Greta’s speech, Google’s verdict, luxury Kit Kats

Good morning, Quartz readers!

What to watch for today

UN General Assembly speeches begin. First up will be Brazillian president Jair Bolsonaro, who will likely take aim at climate change activists in a speech he promises will be “different from those that came before,” followed by US president Donald Trump, who may or may not chat with Iranian president Hassan Rouhani this week. Meanwhile, the US will co-host an event at the UN on the Chinese persecution of Muslim minorities.

India’s a Modi receives Gates Foundation award. The foundation is choosing to honor India’s prime minister with a Goalkeepers Global Goal Award for his Clean India initiative that aims to improve public sanitation in the country. International activists have criticized the decision over Modi’s human rights record and nationalist politics.

Google awaits a landmark “right to be forgotten” ruling. The European Court of Justice is expected to rule on a pair of cases that will determine whether the search giant must alter results globally in accordance with EU law and even automatically delete some search results.

Can Nike still do it during a trade war? The world’s largest manufacturer of athletic shoes and apparel reports its latest quarterly earnings amid a trade dispute that sees Nike facing some tariffs in the US and pressure on manufacturing in China.

While you were sleeping

Greta Thunberg put the world on notice. “We’ll be watching you,” the 16-year-old climate activist told leaders during an impassioned speech at the UN Climate Action Summit. “The eyes of all future generations are upon you. And if you choose to fail us, I say: We will never forgive you.”

Europe blamed Iran for Saudi attacks. Following a meeting at the United Nations, France, Britain, and Germany jointly pinned blame on Iran for the September 14 attack on Saudi oil facilities. Iran continues to deny responsibility, which has been claimed by Yemen’s Houthi rebels.

Hyundai bet $2 billion on self-driving cars. The South Korean carmaker teamed up with Irish technology company Aptiv on a joint venture to develop an autonomous driving system by 2022. Hyundai had been slow to invest in autonomous vehicles but hopes this new partnership will help it catch up to rivals like GM and Ford.

600,000 stranded travelers tried to get home. Britain launched its “biggest ever peacetime repatriation” after Thomas Cook, the world’s oldest travel agency, succumbed to the digital age and went bust. Among the 150,000 Brittons stranded abroad is a husband-to-be named Thomas Cook who was told to expect a special surprise on his wedding day.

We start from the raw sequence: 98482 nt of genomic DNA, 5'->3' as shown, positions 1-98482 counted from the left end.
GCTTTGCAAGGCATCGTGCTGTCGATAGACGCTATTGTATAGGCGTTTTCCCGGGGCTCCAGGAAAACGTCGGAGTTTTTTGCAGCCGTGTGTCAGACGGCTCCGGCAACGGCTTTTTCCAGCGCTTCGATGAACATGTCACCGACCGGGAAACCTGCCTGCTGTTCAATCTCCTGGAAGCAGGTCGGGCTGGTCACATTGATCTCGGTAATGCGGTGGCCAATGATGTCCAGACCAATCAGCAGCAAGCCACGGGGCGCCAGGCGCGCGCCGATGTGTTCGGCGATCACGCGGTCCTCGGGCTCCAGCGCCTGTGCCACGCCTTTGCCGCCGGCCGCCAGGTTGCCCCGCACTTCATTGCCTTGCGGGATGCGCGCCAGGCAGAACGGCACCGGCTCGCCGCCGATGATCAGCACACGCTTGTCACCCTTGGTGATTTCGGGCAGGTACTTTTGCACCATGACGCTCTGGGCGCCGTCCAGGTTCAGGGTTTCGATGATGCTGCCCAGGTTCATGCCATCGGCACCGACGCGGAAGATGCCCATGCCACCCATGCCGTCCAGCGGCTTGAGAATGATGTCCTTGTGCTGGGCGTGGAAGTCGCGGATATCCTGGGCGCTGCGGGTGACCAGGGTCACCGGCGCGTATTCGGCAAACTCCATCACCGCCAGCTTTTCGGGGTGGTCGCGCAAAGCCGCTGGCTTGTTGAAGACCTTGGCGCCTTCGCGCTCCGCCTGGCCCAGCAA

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Are you struggling to make sense of 5G? You’re not alone. 5G, the bundle of technologies that make up the latest wireless network “generation,” is more hyped than any of its predecessors, and there’s a reason for that. This week’s field guide from senior reporter Gwynn Guilford digs into what 5G really is: what’s driving the hype, whether the reality stacks up, and how this technology could change our lives.

Quartz Obsession

Want to get really random? It’s harder than it looks. Computer security is dependent on generating truly random numbers, but it’s been a long struggle to keep order at bay. That’s why companies have turned to seismic readings, tweets, quantum mechanics, and even lava lamps to find disorder in the universe. Make sense of randomness at the Quartz Obsession.

Matters of debate

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Mental health isn’t fashion. One of Gucci’s own runway models criticized the fashion house mid-strut for using straitjackets in its latest collection.

Yes, money can make you happy. Past research that found lottery winners to be less happy was probably wrong. Winning tons of money is a nice pick-me-up after all.

Equal pay is good business. Actress Michelle Williams attributed her recent success to the financial and professional support she received from her TV studio.

Surprising discoveries

Rugby fans’ appetites are too big for Japan. Rugby World Cup organizers will let fans bring their own food into the stadium after they munched their way through some vendors’ entire food supply.

Hangovers are legally an “illness.” A German court ruled that you can’t make bogus claims about remedies for legitimate ailments—including hangovers.

A walrus sank a Russian navy boat. The ornery creature totaled a small landing craft carrying researchers to shore on an arctic expedition, but no one was hurt.

Luxury Kit Kats are selling for $17. Available only in the UK, the upscale candy cars include flavors like gin and tonic and earl grey.

A Chinese province wants to lend students $1.4 billion in pocket money. The government hopes to boost consumption and displace loan sharks who target students.

Our best wishes for a productive day. Please send any news, comments, winning lotto numbers, and strategic stadium food reserves to Join the next chapter of Quartz by downloading our app and becoming a member. Today’s Daily Brief was brought to you by Max Lockie and Nicolás Rivero.